The Entrance Porch



A tour of St John the Baptist

The Entrance Porch


At last we are going inside the church, through the west door recently renovated by the FRIENDS.

Above the doors are the Charity Boards which list various donors and donations – mainly to the Poor of the Parish. At the bottom of the left-hand board are the names “W. Hill, I. Rumsey,  Churchwardens 1696” Above this are several donations of £100 to provide money for the ‘second poor’ those who were not claiming Parish Relief and the fact that Feoffs are mentioned meant land was being made available – I suppose like today’s allotments.

 I like the donation near the bottom “Mr John Henry gave Ten Shillings a Yeare for Ever for a Sermon to Be Preached every Yeare on New Years day”. The third board from the left is mainly about the will of Mrs Mary Whippie who with other gifts left one of £1,000 in 1815; another very generous benefactor.

In the corner near the umbrella stand is the ‘translation’ of the Brief about the collapse of the original tower and the bell rope to the Sanctus Bell (1531) which used to be rung at the elevation of the Host during the Mass.

Look back at the window above the door and on the right (north) side a circular carving depicts a bell and the date 1728. Quite what that refers to is a bit of a mystery. In the north wall is the doorway to the steps to the tower and bell chamber – the steps are another recent repair part funded by the FRIENDS.

The oldest record of our bells is in 1489 when John Chancellor left three shillings and four pence for the bells. In 1508 Nicholas St Lo left ten shillings for the making of the Great Bell. This is possibly now the Tenor (largest) bell but has now been recast probably in 1669. By a stroke of good fortune four bells plus the Sanctus bell survived the collapse of the old tower and were installed in the new tower. More bells were then added in the 1700’s to give a ring of eight and as is the custom most are signed by the founder and include the names or initials of the churchwardens and a suitable phrase in English or Latin. The Bilbie family of Chew Stoke were a well-known local bell founding family (the clock at Queen Charlton was also made by them). The smallest bell, the Treble, at 6 ½ cast made in 1731 bears the names of “William North and Robert Trower Churchwardens” and the delightful inscription,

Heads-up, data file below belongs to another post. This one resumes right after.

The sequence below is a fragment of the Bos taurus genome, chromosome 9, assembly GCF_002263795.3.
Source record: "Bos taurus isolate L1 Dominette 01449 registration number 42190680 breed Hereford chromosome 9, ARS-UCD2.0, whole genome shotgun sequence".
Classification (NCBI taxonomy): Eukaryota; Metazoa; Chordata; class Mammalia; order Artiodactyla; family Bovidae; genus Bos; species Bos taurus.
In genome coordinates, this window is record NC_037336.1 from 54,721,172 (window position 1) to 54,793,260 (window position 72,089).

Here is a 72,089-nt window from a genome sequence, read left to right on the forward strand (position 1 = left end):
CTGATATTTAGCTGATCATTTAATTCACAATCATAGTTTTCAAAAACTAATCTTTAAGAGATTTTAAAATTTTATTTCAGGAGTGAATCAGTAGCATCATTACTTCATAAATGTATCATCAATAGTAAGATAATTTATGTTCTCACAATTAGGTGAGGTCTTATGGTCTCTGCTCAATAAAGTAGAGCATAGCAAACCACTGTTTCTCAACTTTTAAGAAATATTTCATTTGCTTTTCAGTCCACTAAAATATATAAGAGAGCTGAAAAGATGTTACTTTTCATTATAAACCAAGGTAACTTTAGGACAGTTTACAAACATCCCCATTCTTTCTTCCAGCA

“I value not who doth me see

For Thomas Bilbie casted me

Although my voice it is but small

I will be heard amongst you all”.


There are two other Bilbie bells and with a fair wind they can be heard up the Charlton Road at the new development of Bilbie Green.

Bells need maintenance and care and in 1987 Whites of Appleton removed and recast the bells and the Whitechapel Foundry (recently closed) retuned them before they were returned to re-strengthened frames.

If you hear hymn tunes being played on the bells then it is either the Tower Captain Martin Pearson or George Colbourne on the Ellacombe Chimes.

Rev. H.T. Ellacombe was vicar of St Mary’s, Bitton who got into dispute with and sacked his bell ringers in 1822. He missed the sound of the bells and with the help of Sam Wells – a clever workman – devised a method where one person, faced with a series of ropes can pluck them to make a hammer strike the bell and hence play a tune. We are doubly indebted to Rev. Ellacombe for he copied out verbatim many of the original records of the Abbey and the church and that copy was the reference point for much of Elizabeth Whites writing for that period.

The bells have rung over Keynsham for about 500 years. In happiness at weddings, in sadness at deaths, in times of danger and war and in joy at peace, in celebration at Coronations, Jubilees and New Year and all the while calling people to worship. They have done great service – long my they continue.

Edmund Prideaux